The costs of solar power and other renewables are coming down rapidly, which could make such technologies commercially attractive in many end uses at a large scale early in the next century. The most far-reaching perspective on the horizon today is the possibility that the menu of technologies available in the future could undermine the firmly held tenet in energy industries that big is beautiful-and cheap.

Scope for improvement-the gas sector

Technological improvements may radically alter the competitive position of the different energy carriers, reduce environmental damages from energy use, and reduce the cost of supplying energy and in particular energy services. The natural gas industry is a good illustration for the general trend in energy industries.

Gas is chosen because this industry provides good examples in this respect.

Competitive pressure

In industries with competitive markets, there is an incentive to reduce costs in order to maximize profits. Declining prices give an extra impetus to reduce costs. When the European gas industry was developed in the 1950s and 1960s, it was based on domestic resources that were relatively cheap to produce.

Imports of gas from more-remote sources received a boost from the oil price hikes in the 1970s and the first half of the 1980s, but new projects all of a sudden were severely threatened by the oil price crunch in 1986. The Troll project is a good example of this: The first gas sales agreements were negotiated before 1986. At this point, the sellers expected a healthy return on the investment. All of a sudden the project looked more dubious. Import prices from 1980 to 1993 are shown in Fig. 3 [28,480 bytes].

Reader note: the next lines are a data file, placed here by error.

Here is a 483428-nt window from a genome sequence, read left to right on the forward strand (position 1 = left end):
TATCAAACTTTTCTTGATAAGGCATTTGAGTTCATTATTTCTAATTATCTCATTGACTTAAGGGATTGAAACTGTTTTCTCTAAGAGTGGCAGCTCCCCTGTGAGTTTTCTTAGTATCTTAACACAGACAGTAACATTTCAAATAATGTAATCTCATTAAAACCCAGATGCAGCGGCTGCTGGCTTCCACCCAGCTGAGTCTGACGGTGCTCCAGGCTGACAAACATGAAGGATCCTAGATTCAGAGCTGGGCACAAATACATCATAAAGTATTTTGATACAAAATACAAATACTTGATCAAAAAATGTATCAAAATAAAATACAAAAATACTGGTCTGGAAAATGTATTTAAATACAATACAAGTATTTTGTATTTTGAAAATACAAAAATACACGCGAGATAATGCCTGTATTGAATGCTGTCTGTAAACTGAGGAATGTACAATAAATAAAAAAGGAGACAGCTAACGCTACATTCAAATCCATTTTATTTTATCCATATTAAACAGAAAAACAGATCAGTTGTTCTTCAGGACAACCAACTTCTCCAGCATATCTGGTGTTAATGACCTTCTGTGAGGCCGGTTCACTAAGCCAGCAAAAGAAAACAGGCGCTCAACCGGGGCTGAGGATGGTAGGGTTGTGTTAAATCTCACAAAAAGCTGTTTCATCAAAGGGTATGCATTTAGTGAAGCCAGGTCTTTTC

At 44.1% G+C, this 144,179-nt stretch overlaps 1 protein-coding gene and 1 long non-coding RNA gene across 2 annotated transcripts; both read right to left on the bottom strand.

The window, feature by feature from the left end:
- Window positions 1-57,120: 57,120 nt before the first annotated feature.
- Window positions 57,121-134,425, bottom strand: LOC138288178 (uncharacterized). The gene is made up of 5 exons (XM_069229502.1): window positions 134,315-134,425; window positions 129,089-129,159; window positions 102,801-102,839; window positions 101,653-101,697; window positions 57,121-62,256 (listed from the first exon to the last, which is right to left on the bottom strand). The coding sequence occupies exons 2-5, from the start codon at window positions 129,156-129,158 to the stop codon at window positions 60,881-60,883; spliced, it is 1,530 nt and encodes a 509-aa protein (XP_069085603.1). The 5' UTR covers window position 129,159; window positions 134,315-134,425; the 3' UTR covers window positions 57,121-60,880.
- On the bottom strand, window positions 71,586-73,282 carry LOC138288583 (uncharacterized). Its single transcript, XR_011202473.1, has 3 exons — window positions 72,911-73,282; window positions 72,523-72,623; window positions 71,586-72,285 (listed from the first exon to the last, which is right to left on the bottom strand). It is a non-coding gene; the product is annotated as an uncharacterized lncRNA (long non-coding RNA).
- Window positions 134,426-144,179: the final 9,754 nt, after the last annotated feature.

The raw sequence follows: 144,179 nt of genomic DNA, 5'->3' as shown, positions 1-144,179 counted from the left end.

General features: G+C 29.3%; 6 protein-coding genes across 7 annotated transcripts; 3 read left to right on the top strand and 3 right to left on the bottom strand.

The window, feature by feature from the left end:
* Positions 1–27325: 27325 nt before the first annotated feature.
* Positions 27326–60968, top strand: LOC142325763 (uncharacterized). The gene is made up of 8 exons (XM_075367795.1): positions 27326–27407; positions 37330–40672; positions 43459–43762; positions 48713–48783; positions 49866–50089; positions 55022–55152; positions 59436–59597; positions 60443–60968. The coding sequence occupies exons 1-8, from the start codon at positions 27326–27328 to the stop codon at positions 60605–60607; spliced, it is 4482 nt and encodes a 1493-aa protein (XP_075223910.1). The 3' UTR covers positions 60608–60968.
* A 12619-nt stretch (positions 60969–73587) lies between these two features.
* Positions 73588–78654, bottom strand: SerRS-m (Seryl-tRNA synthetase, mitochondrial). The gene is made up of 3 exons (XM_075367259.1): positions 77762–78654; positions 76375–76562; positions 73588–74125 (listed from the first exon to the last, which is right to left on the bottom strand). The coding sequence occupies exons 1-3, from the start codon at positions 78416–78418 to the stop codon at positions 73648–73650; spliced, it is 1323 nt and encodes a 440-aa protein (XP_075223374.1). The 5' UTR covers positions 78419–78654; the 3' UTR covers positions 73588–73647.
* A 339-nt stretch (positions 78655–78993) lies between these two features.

Thanks to long lead times, however, modifications of project design to shave costs were still possible. Reductions in the gas price, in fact, spawned a new drive to reduce costs in the whole gas chain all over the world.

This event, combined with the prospect of having to take gas from more hostile and remote locations, which normally imply higher costs, has forced the gas industry to focus on cost reduction to a much higher degree than before. So, when the gas companies in Norway are still keen to develop new gas fields despite a gas price (in constant dollars) only half of what it was only 10 years ago, it is because better management and improved technology have reduced costs to a level which can justify development.

Cost reduction in the gas chain

Fig. 4 [78,238 bytes] shows the gas chain from the exploration phase to the burner tip, and indicates areas where technology has brought substantial cost reductions.
  • The exploration phase-Judged by development of reserve/production (R/P) ratios for gas, exploration over the past decades has been a success. The global R/P ratio went from 35 years in 1960 to 45 years in 1980, and it is now 70. Increased exploration for gas is one explanation for this, but more important is improved technology and management.
An example of improved technology is that exploration is now done more efficiently and cheaply thanks to 3D seismic. It is more expensive than traditional 2D seismic, but it has a higher success ratio. Experience from the Gulf of Mexico suggests an increase in the success ratio from 42 to 70% with 3D seismic. Similar success stories are told elsewhere in the world.

The applicability of 3D seismic is not confined to exploration, it also contributes to addition of new reserves and increased production in existing fields.

A study of crude oil finding costs (Fragan, 1997) shows the importance of technology to understand the race between depletion and the cost of finding more oil. The U.S. is the most well-explored and mature geological region of the world. Even in this region, reduction in finding costs outpace the increase in efforts that are required to find oil due to depletion.

Depletion costs relate to the fact that extraction is moving into marginal resources such as smaller fields in more-remote areas. During 1977-1994, average onshore finding costs decreased by 15% while resource depletion increased costs by 7%. Similar figures apply to gas exploration.